Abstract: We study explicit gender discrimination in a population of ads on a Chinese internet job board. Gender-targeted job ads are commonplace, favor women as often as men, and are much less common in jobs requiring higher levels of skill. Employers’ relative preferences for female versus male workers, on the other hand, are more strongly related to the preferred age, height and beauty of the worker than to job skill levels. Almost two thirds of the variation in advertised gender preferences occurs within firms, and one third occurs within firm*occupation cells. Overall, these patterns are not well explained by a firm-level animus model, by a glass-ceiling model, nor by models in which broad occupational categories are consistently gendered across firms. Instead, the patterns suggest a model in which firms have idiosyncratic preferences for particular job-gender matches, which are overridden in skilled positions by factors such as thinner labor markets or a greater incentive to search broadly for the most qualified candidate.
    Date: 2013–10–14
  6. By: Louise Voldby Beuchert (Department of Economics and Business, Aarhus University, Denmark); Maria Knoth Humlum (Department of Economics and Business, Aarhus University, Denmark); Rune Vejlin (Department of Economics and Business, Aarhus University, Denmark)
    Abstract: We study the relationship between the length of maternity leave and the physical and psychological health of the family. Using a reform of the parental leave scheme in Denmark that increased the number of weeks of leave with full benefit compensation,we estimate the effect of the length of maternity leave on a range of health indicators including the number of hospital admissions for both mother and child and the probability of the mother receiving antidepressants. The reform led to an increase in average post-birth maternity leave of 32 days. We find limited evidence that the increase in the length of maternity leave matters for child or maternal health outcomes and thus we complement the existing evidence on maternity leave expansions that tends to find limited effcts on children's later developmental, educational, and labor market outcomes. Our results suggest that any benecial effects of increasing the length of maternity leave are greater for low-resource families.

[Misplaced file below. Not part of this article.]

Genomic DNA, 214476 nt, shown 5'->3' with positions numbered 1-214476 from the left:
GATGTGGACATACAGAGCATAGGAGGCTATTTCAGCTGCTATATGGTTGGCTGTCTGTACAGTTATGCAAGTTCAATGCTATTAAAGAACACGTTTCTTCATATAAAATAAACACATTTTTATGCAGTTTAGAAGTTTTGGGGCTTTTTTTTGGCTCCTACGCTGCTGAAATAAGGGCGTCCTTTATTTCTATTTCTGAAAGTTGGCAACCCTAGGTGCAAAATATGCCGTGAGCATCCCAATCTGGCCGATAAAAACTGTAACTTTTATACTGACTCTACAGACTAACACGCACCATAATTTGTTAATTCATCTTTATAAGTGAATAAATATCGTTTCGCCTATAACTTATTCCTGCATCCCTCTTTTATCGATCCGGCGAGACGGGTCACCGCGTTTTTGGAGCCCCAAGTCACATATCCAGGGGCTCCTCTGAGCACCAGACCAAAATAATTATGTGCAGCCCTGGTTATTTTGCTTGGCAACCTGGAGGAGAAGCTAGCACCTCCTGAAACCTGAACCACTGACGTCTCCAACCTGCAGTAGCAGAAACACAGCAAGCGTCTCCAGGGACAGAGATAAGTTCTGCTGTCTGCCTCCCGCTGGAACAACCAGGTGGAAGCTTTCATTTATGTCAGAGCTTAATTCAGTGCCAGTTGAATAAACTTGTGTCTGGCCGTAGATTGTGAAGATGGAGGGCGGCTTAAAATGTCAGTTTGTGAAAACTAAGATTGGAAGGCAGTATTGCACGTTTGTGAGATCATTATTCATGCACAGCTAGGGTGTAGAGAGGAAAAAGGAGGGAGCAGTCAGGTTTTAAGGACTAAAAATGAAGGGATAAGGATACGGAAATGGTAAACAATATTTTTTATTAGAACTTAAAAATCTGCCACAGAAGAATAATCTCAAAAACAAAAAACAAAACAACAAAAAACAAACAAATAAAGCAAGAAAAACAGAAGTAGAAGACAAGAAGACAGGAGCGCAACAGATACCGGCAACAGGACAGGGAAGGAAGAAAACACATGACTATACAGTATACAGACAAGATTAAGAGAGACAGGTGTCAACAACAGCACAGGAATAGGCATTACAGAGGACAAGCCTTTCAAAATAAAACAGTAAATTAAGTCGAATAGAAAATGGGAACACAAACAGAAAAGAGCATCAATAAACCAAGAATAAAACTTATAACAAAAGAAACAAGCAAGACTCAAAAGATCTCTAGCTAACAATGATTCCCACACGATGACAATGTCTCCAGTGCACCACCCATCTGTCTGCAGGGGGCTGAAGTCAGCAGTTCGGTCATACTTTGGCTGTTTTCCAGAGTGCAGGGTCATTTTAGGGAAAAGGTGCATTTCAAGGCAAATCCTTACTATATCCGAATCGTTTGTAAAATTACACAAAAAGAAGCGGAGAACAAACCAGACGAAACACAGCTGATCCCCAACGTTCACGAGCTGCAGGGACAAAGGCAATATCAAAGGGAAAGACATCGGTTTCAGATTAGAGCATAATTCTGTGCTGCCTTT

Keywords: Maternity leave, Family health, Regression- Discontinuity
    JEL: I18 J13 J18
    Date: 2014–05–01
  7. By: Edwin Leuven; Erik Plug; Marte Rønning (Statistics Norway)
    Abstract: There exists a strong educational gradient in cancer risk, which has been documented in a wide range of populations. Yet relatively little is known about the extent to which education is causally linked to cancer incidence and mortality. This paper exploits a large social experiment where an education reform expanded compulsory schooling during the 1960s in Norway. The reform led to a discontinuous increase in educational attainment, which we exploit to estimate the effect of the reform on various cancer outcomes. Our main finding is that education has little if any impact on cancer risk. This holds for all cancer sites together as well as the most common cancer sites in isolation, with two exceptions. The compulsory school reform lowered the risk of lung cancer for men, but increased the risk of colorectal cancer for women.
    Keywords: Education; Causality; Health; Cancer
    JEL: I12 I21
    Date: 2014–04
  8. By: Julia Bredtmann (Department of Economics and Business, Aarhus University, Denmark); Sebastian Otten (Ruhr University Bochum); Christian Rulff (RWI Essen)
    Abstract: This paper investigates the responsiveness of women’s labor supply to their husband’s loss of employment – the so-called added worker effect. While previous empirical literature on this topic mainly concentrates on a single country, we take an explicit internationally comparative perspective and analyze whether the added worker effect varies across the European countries. In doing so, we use longitudinal data from the European Union Statistics on Income and Living Conditions (EU-SILC) covering the period 2004 to 2011. For our pooled sample of 28 European countries, we find evidence for the existence of an added worker effect, both at the extensive and at the intensive margin of labor supply. Women whose husbands become unemployed have a higher probability of entering the labor market and changing from part-time to full-time employment than women whose husbands remain employed. However, our results further reveal that the added worker effect varies over both the business cycle and the different welfare regimes within Europe.
    Keywords: added worker effect, labor supply, unemployment, cross-country analysis
    JEL: J22 J64 J82
    Date: 2014–05–08
  9. By: Kaisa Kotakorpi (University of Turku, Department of Economics and CESifo); Panu Poutvaara (University of Munich, Ifo Institute, CESifo, and IZA); Marko Tervio (Aalto University and HECER)
    Abstract: We study the returns to political office using data from Finnish parliamentary elections in 1970-2007 and municipal elections in 1996-2008. The discontinuity of electoral outcomes in individual candidate votes allows us to estimate the causal effect of being electedon subsequent income. Getting elected to parliament increases annual earnings initially by about 20 000 euro, but most of this effect fades out over time. Getting elected to a municipal council has a positive effect of about 1000 euro on subsequent annual earnings.
    Keywords: returns to of?ce, elections, regression discontinuity
    JEL: D72
    Date: 2013–09